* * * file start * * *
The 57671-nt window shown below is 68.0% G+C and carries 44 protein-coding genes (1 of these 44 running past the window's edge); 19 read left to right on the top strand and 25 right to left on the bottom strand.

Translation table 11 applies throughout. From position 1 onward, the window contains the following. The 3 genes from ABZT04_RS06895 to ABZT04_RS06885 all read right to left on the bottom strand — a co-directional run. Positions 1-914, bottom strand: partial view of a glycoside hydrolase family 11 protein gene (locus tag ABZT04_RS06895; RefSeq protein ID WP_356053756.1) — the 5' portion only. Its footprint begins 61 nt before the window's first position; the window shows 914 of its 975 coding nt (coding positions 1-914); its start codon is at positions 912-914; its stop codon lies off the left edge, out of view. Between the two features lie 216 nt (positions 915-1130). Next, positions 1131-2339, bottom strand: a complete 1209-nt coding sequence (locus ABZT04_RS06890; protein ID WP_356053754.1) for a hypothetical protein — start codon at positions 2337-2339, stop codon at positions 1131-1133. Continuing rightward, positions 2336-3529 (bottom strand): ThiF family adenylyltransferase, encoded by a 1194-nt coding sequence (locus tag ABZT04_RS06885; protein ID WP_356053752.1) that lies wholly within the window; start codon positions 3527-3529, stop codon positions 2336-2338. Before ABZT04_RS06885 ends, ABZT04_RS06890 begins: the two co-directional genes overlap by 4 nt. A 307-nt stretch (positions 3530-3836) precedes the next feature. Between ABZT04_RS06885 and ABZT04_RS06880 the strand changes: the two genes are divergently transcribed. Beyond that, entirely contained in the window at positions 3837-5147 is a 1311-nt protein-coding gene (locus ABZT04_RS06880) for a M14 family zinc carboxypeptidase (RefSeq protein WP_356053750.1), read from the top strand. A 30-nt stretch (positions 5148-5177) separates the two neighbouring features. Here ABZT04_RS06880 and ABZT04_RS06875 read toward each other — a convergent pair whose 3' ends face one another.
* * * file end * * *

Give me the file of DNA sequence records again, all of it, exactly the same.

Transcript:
The 57671-nt window shown below is 68.0% G+C and carries 44 protein-coding genes (1 of these 44 running past the window's edge); 19 read left to right on the top strand and 25 right to left on the bottom strand.

Translation table 11 applies throughout. From position 1 onward, the window contains the following. The 3 genes from ABZT04_RS06895 to ABZT04_RS06885 all read right to left on the bottom strand — a co-directional run. Positions 1-914, bottom strand: partial view of a glycoside hydrolase family 11 protein gene (locus tag ABZT04_RS06895; RefSeq protein ID WP_356053756.1) — the 5' portion only. Its footprint begins 61 nt before the window's first position; the window shows 914 of its 975 coding nt (coding positions 1-914); its start codon is at positions 912-914; its stop codon lies off the left edge, out of view. Between the two features lie 216 nt (positions 915-1130). Next, positions 1131-2339, bottom strand: a complete 1209-nt coding sequence (locus ABZT04_RS06890; protein ID WP_356053754.1) for a hypothetical protein — start codon at positions 2337-2339, stop codon at positions 1131-1133. Continuing rightward, positions 2336-3529 (bottom strand): ThiF family adenylyltransferase, encoded by a 1194-nt coding sequence (locus tag ABZT04_RS06885; protein ID WP_356053752.1) that lies wholly within the window; start codon positions 3527-3529, stop codon positions 2336-2338. Before ABZT04_RS06885 ends, ABZT04_RS06890 begins: the two co-directional genes overlap by 4 nt. A 307-nt stretch (positions 3530-3836) precedes the next feature. Between ABZT04_RS06885 and ABZT04_RS06880 the strand changes: the two genes are divergently transcribed. Beyond that, entirely contained in the window at positions 3837-5147 is a 1311-nt protein-coding gene (locus ABZT04_RS06880) for a M14 family zinc carboxypeptidase (RefSeq protein WP_356053750.1), read from the top strand. A 30-nt stretch (positions 5148-5177) separates the two neighbouring features. Here ABZT04_RS06880 and ABZT04_RS06875 read toward each other — a convergent pair whose 3' ends face one another.